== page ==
Shares in Asia climbed higher today with Japan's Nikkei adding 1.8 percent to close at 10,239. Hong Kong's Hang Seng rose 0.5 percent to end the day at 21,999 and China's Shanghai Composite Index edged up 0.3 percent to 2,980.
Hong Kong-listed mobile phone-making behemoth Foxconn International Holdings (FXCNF) leaped 6.7 percent. Rumor has it that Apple's soon-to-be-released tablet computer -- Apple's answer to the Kindle -- will be built by Taiwan-based Foxconn Technology Co. Ltd., according to reports on macobserver.com. Foxconn Technology owns 75 percent of the Hong Kong phone-maker and rose 4 percent in today's trading in Taiwan. The e-reader will reportedly feature a 10.4-inch screen.
In Hong Kong, banking stocks buoyed the market after news that JPMorgan Chase & Co. reported earnings that outperformed estimates. China Construction Bank Corp. (CICHF) added 1.5 percent and HSBC Holdings PLC (HSBC) rose 1.3 percent.
Wal-Mart and Target clothing and toy supplier Li & Fung Ltd. (LFUGY), which is run by Hong Kong man-about-town Bruce Rockowitz, climbed 3.9 percent, while clothing maker Esprit Holdings Ltd. (ESHDF) was up 1.8 percent.
It was a bad day for casino shareholders as China threatened to restrict visas for Chinese tourists heading to Macau. Last month, gamblers were allowed one visit each month, but the Wall Street Journal's MarketWatch reports that authorities have re-set the number of visits to one every two months. On this news, Stephen Wynn's recently debuted Wynn Macau Ltd. sank 6.3 percent, SJM Holdings Ltd. (SJMHF), dived 7.7 percent and Galaxy Entertainment Group Ltd. (GXYEF) plunged 6.4 percent.
In Japan, computer-related stocks were on the rise with internet security software developer Trend Micro Inc. (TMICY), shooting up 7.7 percent. Sony Corp.(SNE), the maker of the popular Vaio computer, increased 3.6 percent. Chipmaker Elpida Memory Inc. (ELPDF) advanced 2.9 percent after posting operating profits for the first time in eight quarters and Sharp Corp. (SHCAY), which makes liquid-crystal displays, rose 3 percent.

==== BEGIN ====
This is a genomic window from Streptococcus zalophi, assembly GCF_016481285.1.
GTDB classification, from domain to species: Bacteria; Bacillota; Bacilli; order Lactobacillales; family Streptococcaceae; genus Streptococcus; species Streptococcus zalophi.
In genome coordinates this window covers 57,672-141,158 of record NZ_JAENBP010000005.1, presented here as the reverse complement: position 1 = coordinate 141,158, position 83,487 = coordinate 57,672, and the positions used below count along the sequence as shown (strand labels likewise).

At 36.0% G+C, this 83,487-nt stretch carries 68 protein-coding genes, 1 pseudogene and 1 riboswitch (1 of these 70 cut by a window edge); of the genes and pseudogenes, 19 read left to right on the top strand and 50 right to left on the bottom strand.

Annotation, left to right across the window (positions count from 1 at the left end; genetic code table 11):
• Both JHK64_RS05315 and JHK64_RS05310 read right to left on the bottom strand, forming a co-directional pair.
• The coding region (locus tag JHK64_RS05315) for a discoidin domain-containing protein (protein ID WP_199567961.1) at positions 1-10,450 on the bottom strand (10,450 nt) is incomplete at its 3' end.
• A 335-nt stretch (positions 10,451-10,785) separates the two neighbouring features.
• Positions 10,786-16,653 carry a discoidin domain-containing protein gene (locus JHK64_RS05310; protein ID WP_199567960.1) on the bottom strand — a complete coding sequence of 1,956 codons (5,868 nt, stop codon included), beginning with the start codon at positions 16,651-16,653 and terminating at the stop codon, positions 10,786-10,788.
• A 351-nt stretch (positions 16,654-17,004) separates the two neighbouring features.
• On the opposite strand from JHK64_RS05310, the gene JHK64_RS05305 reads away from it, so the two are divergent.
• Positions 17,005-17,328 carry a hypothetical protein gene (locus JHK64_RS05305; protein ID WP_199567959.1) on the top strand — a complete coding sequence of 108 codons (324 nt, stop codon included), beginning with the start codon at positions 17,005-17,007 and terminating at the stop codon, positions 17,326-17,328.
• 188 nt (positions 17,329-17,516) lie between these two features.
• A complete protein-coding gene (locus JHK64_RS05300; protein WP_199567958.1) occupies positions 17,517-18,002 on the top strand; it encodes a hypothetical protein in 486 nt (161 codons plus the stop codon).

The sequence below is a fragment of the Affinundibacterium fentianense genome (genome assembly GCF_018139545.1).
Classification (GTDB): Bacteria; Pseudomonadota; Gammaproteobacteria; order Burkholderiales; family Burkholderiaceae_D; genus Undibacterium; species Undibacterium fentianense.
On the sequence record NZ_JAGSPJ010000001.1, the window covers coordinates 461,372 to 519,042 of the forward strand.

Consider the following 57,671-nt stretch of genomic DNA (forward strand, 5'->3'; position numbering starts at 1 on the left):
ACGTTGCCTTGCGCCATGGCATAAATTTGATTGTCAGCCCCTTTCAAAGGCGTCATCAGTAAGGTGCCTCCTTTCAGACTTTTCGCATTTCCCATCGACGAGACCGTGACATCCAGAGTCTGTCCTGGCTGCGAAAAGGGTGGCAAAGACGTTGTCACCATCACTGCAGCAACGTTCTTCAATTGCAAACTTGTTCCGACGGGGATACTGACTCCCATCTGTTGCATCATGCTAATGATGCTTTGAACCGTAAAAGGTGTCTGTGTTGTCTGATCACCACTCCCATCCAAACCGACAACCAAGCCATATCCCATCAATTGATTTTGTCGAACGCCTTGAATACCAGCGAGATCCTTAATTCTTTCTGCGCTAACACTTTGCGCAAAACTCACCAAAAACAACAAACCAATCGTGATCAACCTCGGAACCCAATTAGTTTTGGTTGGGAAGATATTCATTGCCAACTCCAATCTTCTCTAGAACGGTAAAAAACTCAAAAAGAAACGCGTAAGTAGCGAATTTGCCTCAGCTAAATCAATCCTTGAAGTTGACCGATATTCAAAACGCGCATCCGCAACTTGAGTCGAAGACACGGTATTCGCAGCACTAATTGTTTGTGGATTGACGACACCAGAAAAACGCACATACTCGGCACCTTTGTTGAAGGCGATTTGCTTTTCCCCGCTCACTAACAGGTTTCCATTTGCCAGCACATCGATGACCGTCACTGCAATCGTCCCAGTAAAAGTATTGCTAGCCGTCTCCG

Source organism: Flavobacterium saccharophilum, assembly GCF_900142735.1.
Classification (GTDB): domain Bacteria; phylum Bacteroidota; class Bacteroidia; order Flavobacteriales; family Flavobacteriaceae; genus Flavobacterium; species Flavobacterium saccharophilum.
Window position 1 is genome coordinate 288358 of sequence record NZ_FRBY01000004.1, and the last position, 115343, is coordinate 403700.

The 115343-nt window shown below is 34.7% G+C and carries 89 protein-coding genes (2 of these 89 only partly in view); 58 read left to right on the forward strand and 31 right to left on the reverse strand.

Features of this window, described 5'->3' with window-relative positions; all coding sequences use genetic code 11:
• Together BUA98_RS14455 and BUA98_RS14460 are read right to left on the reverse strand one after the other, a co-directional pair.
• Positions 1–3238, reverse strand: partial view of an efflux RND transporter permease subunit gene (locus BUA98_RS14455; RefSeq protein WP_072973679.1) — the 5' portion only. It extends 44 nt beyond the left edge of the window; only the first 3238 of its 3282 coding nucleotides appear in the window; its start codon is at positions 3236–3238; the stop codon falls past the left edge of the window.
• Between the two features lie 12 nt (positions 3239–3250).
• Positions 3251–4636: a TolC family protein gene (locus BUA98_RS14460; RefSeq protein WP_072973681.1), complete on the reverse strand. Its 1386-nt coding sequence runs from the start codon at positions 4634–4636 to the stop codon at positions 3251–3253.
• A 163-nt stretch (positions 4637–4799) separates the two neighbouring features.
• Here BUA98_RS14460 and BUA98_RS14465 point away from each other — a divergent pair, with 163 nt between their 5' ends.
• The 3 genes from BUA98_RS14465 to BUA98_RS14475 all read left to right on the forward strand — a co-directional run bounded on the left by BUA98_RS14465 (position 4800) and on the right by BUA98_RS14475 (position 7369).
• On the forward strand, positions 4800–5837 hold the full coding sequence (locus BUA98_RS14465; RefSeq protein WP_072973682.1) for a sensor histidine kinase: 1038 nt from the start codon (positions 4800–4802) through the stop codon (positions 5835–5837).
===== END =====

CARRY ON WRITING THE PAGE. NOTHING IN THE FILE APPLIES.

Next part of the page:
Other Japanese electronics stocks saw gains: Pioneer Corp. (PNCOF), the original maker of the DVD player, surged 5.17 percent, and Toshiba Corp. (TOSBF) soared 3.9 percent.
Japan Airlines Corp. (JALSY) was the day's biggest loser after a Japanese newspaper reported that banks may reject the company's plea to write-off its debts. The airline's stock plunged 11 percent to a new record low.
In China, financial stocks led the way on news that September lending had increased in September and that home prices were recovering quickly. Brokerage company Guoyuan Securities Co. leaped 4.8 percent, Hong Yuan Securities Co. increased 3.5 percent, and Northeast Securities Co. added 2 percent. Bank of Communications Ltd., which is partly owned by HSBC rose 1.4 percent. On days like this, the banking crisis begins to look like a distant memory.
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